News, Analysis, Trends, Management Innovations for
Clinical Laboratories and Pathology Groups

Hosted by Robert Michel

News, Analysis, Trends, Management Innovations for
Clinical Laboratories and Pathology Groups

Hosted by Robert Michel
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Celera is not a medical laboratory, but develops biomarkers and molecular diagnostics tests

For the second time since the New Year, Quest Diagnostics Incorporated (NYSE:DGX) has announced an acquisition. Last Friday, Quest Diagnostics said it had agreed to purchase Celera Corp. (NASDAQ:CRA) for a purchase price that Reuters reported to be $657 million.

What makes this acquisition different from those typically done by Quest Diagnostics and its major competitor, Laboratory Corporation of America (NYSE:LH), is that Celera is primarily not a provider of clinical laboratory tests. Rather, it specializes in identifying biomarkers that can be used to develop genetic tests. It is active in the fields of cardiovascular diseases, cancers and neurological disorders. Berkeley HeartLab is one clinical laboratory testing division owned by Celera.

Alert readers of Dark Daily will recall that Celera was founded in 1998 by J. Craig Venter, Ph.D. specifically to enter the race to be first to sequence the entire human genome (See The Dark Report, “Private Consortium Plans To Decode Human Genes” June 15, 1998). It took Venter and his team under two years to achieve that feat. It was June, 2000, when President Bill Clinton announced that the first complete human genome had been sequenced. At that press conference, both Venter, as leader of the private effort, and Francis Collins, M.D., as leader of the Human Genome Project, were recognized for their respective contributions to this feat.

Assuming that Quest Diagnostics successfully closes this acquisition and becomes the owner of Celera Corp., it will give the nation’s largest medical laboratory and pathology testing company a portfolio of patent-protected biomarkers and assays. For 2010, Celera reported revenue of $128.2 million. During a conference call, Surya N. Mohapatra, CEO at Quest Diagnostics, stated that 65% of Celera’s revenues were protected by patents.

Other Companies May Submit Bids to Purchase Celera
Reuters also reported last Friday that at least one financial analyst was predicting that it was possible that other companies might still enter bids for Celera. Mentioned in this regard were LabCorp, Life Technologies (NASDAQ:LIFE), and Abbott Laboratories, Inc., (NYSE:ABT). Abbott Laboratories holds distribution and royalty agreements for certain molecular diagnostic technologies with Celera.

Quest Diagnostics’ first acquisition for 2011 was Athena Diagnostics. This deal was made public in February. Thermo Fisher Scientific, Inc. (NYSE:TMO) sold Athena to Quest Diagnostics for a sales price of $740 million. Athena’s annual revenues are in the range of $110 million. Thus, Quest Diagnostics paid a rather high multiple of earnings to acquire Athena Diagnostics (See Dark Daily, “Quest Diagnostics to Pay $740 Million to Acquire Athena Diagnostics from Thermo Fisher”, February 24, 2011).

Similarly, Quest Diagnostics is paying $657 million to Celera, which posted $128.2 million in revenue for 2010. That represents a multiple of 5.1 times annual revenue, and suggests that this purchase price would be at the higher end of the valuation range.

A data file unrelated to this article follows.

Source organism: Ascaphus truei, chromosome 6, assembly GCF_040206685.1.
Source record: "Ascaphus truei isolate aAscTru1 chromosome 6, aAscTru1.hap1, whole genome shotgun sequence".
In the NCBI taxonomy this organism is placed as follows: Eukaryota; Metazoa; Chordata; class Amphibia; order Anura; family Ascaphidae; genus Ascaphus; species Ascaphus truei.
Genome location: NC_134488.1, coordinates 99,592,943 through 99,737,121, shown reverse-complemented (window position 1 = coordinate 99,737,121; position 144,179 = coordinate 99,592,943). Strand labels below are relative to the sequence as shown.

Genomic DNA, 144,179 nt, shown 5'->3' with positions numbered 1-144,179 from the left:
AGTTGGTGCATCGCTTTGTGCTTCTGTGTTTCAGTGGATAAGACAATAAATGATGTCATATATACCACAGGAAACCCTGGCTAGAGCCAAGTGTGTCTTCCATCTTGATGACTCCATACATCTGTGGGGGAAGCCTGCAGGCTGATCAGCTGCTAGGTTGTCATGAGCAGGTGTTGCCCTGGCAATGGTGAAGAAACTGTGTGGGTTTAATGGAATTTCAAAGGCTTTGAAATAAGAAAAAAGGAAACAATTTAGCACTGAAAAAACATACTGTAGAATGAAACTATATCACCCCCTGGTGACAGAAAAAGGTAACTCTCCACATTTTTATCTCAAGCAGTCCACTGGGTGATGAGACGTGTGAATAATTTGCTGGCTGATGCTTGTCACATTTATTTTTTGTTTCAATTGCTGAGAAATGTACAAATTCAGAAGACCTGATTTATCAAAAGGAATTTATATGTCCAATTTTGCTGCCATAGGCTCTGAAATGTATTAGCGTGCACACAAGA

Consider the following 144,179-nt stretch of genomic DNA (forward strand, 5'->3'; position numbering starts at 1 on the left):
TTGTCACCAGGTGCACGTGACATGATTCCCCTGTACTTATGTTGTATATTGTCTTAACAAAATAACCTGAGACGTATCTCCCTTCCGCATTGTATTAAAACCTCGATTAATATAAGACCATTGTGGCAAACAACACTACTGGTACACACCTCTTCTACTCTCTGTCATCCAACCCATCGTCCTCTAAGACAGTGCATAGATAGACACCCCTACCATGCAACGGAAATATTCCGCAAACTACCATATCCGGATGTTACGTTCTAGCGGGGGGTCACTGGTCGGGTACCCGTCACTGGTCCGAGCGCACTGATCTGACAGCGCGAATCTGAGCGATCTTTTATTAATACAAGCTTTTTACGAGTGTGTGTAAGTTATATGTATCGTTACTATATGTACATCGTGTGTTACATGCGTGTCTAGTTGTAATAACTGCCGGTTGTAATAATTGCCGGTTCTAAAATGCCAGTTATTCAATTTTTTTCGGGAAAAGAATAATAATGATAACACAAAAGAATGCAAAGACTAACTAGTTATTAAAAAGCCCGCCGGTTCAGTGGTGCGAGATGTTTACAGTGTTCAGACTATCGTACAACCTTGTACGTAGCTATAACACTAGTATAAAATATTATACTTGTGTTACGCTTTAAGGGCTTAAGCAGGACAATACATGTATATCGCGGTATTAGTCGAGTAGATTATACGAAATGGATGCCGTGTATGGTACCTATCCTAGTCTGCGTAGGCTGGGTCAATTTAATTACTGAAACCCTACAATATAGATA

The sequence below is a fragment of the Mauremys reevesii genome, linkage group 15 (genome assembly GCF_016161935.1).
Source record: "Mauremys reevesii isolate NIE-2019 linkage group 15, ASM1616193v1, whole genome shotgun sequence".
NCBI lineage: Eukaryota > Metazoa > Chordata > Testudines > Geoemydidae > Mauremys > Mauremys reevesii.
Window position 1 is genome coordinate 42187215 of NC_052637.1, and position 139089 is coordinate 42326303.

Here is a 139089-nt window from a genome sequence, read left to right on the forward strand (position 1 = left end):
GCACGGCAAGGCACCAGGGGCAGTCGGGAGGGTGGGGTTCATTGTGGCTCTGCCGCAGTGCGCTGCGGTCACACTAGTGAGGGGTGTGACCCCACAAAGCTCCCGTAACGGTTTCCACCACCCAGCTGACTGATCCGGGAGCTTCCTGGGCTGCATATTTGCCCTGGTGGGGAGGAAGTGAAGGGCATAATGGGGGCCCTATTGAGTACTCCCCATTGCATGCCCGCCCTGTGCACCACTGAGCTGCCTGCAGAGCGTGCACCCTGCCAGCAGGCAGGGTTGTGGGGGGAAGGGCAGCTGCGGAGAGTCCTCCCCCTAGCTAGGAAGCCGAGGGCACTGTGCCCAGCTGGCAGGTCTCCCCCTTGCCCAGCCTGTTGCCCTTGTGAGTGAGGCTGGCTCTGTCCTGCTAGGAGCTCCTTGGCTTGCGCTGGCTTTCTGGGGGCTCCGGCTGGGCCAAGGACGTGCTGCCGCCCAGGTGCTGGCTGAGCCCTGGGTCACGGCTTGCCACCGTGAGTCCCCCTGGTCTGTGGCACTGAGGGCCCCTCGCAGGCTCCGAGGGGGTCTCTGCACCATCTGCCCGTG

Strong Prices for Clinical Pathology Laboratory Companies
The prices of these two acquisitions by Quest Diagnostics, however, are in the same range as the price paid by General Electric when it acquired Clarient, Inc., in October, 2010. GE paid $587 million to purchase Clarient, which had 2011 revenue of about $115 million. This price represents a 5.1 times multiple of purchase price to revenue (See Dark Daily, “GE Healthcare Pays $587 Million to Purchase Clarient, the Specialty Pathology and Cancer Testing Firm,” October 22, 2010).

Another significant clinical laboratory company acquisition during 2011 was Novartis’ purchase of Genoptix. In this case, Novartis paid $470 million, which was 2.6 times Genoptix’ 2010 revenue of about $200 million (See Dark Daily, “Novartis to Pay $470 Million to Buy Pathology Testing Company Genoptix,” January 25, 2011).

For owners of clinical laboratories, and for pathologists holding partnerships in anatomic pathology group practices, the strong prices buyers are willing to pay for selected medical laboratory companies are a welcome development. There will be a review of clinical laboratory and pathology mergers and acquisitions presented at the upcoming Executive War College on Lab and Pathology Management.

This “deal review” will be conducted by Christopher Jahnle, Managing Principal at Haverford Healthcare Advisors. Jahnle will also provide an assessment in current valuations and sales price trends for medical laboratories. In a separate session, Michael Rodriguez, Senior Vice President and CFO of Clarient, Inc., will provide a seller’s perspective and lessons learned from Clarient’s highly-successful sale to General Electric.

These and other sessions will take place during the full-day workshop, titled “Clinical Laboratory and Pathology Mergers & Acquisitions” that takes place on Thursday, May 5th, immediately following the first two days of the Executive War College on May 3rd-4th. The full agenda and registration are available at


Related Information:

Quest Diagnostics to Acquire Celera, Strengthening Position as World’s Leading Innovator in Molecular Diagnostics and Development  

Quest makes $657 million bid for Celera

Quest Diagnostics to Acquire Celera 

Quest Diagnostics to Pay $740 Million to Acquire Athena Diagnostics from Thermo Fisher